- Distinguish between sexual disorders in the DSM-V (coercive, paraphilic) and functional sexual behaviors (consensual, less common).
- Give examples of atypical sexual behavior, including noncoercive paraphilias (e.g., fetishism, transvestism, sexual sadism and sexual masochism, etc.) and coercive paraphilias (e.g., exhibitionism, obscene phone calls, voyeurism, frotteurism, etc.).
- Describe some of the dynamics involved in these behaviors as well as treatment strategies for coercive paraphilias.
This week’s reading is both fascinating and, potentially, triggering. We are covering variations in sexual behaviors, which includes everything from consensual activities, such as agreed upon sex play involving bondage (blindfolding, binding, tying up a partner, etc) to nonconsensual sexual activities, such as exhibitionism (exposing your genitals to someone without their consent). Inevitably, we must take cultural norms and shifts into account as we examine how the field (and society) responds and treats folks engaged in paraphilic behavior. With that in mind, issues of consent, levels of distress, and legal matters are all factors to consider. Additionally, we are tasked with being curious in our academic thinking around sexual norms, taboos, and behaviors in order to best navigate psychological positions/interventions of disordered vs. typical sexual behaviors.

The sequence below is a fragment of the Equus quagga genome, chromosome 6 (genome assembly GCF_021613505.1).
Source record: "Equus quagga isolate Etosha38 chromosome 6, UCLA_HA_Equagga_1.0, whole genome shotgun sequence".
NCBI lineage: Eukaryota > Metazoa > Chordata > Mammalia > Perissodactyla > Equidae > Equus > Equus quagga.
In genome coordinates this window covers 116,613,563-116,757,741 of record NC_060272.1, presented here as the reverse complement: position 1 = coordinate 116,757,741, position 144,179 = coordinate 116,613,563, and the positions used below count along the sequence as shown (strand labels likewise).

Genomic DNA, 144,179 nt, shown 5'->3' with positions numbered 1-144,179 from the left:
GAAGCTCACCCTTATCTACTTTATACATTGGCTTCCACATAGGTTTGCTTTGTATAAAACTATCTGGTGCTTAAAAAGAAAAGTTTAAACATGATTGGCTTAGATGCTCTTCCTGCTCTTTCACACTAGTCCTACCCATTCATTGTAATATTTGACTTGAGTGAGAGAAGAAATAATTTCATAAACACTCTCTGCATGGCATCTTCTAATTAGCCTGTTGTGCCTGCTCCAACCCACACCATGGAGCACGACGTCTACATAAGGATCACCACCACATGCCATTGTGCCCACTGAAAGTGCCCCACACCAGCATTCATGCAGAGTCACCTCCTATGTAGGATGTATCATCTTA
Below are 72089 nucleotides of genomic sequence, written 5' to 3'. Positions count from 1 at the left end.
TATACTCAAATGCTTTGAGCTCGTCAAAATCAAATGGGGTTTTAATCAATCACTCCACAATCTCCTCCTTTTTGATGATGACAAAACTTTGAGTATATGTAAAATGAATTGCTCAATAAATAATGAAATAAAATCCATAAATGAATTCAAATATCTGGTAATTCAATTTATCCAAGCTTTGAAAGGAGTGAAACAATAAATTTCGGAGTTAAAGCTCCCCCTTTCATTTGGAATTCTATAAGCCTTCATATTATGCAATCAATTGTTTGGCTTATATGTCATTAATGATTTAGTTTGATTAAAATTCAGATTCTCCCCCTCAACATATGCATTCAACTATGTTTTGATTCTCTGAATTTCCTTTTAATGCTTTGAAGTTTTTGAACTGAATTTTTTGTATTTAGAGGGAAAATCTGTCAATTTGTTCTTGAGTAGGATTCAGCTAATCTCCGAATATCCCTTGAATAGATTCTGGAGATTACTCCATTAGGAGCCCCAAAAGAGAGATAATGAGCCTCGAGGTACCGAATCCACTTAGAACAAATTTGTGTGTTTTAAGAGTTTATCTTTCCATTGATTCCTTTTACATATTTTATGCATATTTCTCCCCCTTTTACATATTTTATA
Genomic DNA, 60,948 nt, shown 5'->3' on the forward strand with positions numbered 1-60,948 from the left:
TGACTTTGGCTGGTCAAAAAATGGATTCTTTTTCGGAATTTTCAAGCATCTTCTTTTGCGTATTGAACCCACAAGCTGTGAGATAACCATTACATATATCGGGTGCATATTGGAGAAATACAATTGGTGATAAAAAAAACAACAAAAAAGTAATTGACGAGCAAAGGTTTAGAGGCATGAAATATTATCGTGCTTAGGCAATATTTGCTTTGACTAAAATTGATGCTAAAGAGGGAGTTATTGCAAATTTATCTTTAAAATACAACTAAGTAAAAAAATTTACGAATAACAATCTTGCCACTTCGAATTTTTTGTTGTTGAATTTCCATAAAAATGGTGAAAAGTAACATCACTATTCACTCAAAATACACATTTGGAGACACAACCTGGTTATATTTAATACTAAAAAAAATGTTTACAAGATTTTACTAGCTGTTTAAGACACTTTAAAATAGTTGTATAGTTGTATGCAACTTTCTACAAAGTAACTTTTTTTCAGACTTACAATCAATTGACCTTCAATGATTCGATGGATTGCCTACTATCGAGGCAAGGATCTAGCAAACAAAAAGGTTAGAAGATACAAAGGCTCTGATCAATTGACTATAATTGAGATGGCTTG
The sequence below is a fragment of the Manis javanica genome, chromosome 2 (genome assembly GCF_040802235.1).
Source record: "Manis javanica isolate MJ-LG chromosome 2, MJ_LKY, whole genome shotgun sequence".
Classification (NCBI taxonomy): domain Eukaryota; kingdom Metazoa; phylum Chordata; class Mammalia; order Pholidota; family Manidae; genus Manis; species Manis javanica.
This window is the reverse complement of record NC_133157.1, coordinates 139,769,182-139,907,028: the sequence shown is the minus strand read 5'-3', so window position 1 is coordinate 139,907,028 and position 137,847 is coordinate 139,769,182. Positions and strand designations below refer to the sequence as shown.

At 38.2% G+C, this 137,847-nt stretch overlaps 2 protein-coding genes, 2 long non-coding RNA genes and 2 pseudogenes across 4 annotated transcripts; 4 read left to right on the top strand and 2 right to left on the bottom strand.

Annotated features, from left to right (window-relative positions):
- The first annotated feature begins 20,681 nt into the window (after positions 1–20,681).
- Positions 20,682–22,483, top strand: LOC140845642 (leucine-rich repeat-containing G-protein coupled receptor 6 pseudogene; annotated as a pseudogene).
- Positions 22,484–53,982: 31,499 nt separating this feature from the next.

Paraphilic Disorders of the DSM-5
Paraphilias are persistent and recurrent sexual interests, urges, fantasies, or behaviors of marked intensity involving objects, activities, or even situations that are atypical in nature (Fisher & Marwaha, 2020). Although paraphilias are not innately pathological, a paraphilic disorder can evolve if paraphilia invokes harm, distress, or functional impairment on the lives of the affected individual or others. A total of eight paraphilias are listed in the DSM-V (American Psychiatric Association [APA], 2013) and include pedophilia, exhibitionism, voyeurism, sexual sadism, sexual masochism, frotteurism, fetishism, and transvestic fetishism. Indeed, if these interests cause a “clinically significant” level of distress or dysfunction for the person or if they were conducted with/against a non-consenting other (child, adult, animal, or corpse) then they become a paraphilic disorder (Joyal, 2018).
|Paraphilia||Behavior in which an individual has recurrent, intense sexually arousing fantasies, sexual urges, or behaviors involving (1) nonhuman objects, (2) children or other non-consenting persons, or (3) the suffering or humiliation of self or partner|
|Exhibitionistic disorder||Derive pleasure from exposing genitals to an unsuspecting person|
|Transvestic disorder||Engages in cross-dressing associated with intense distress or impairment|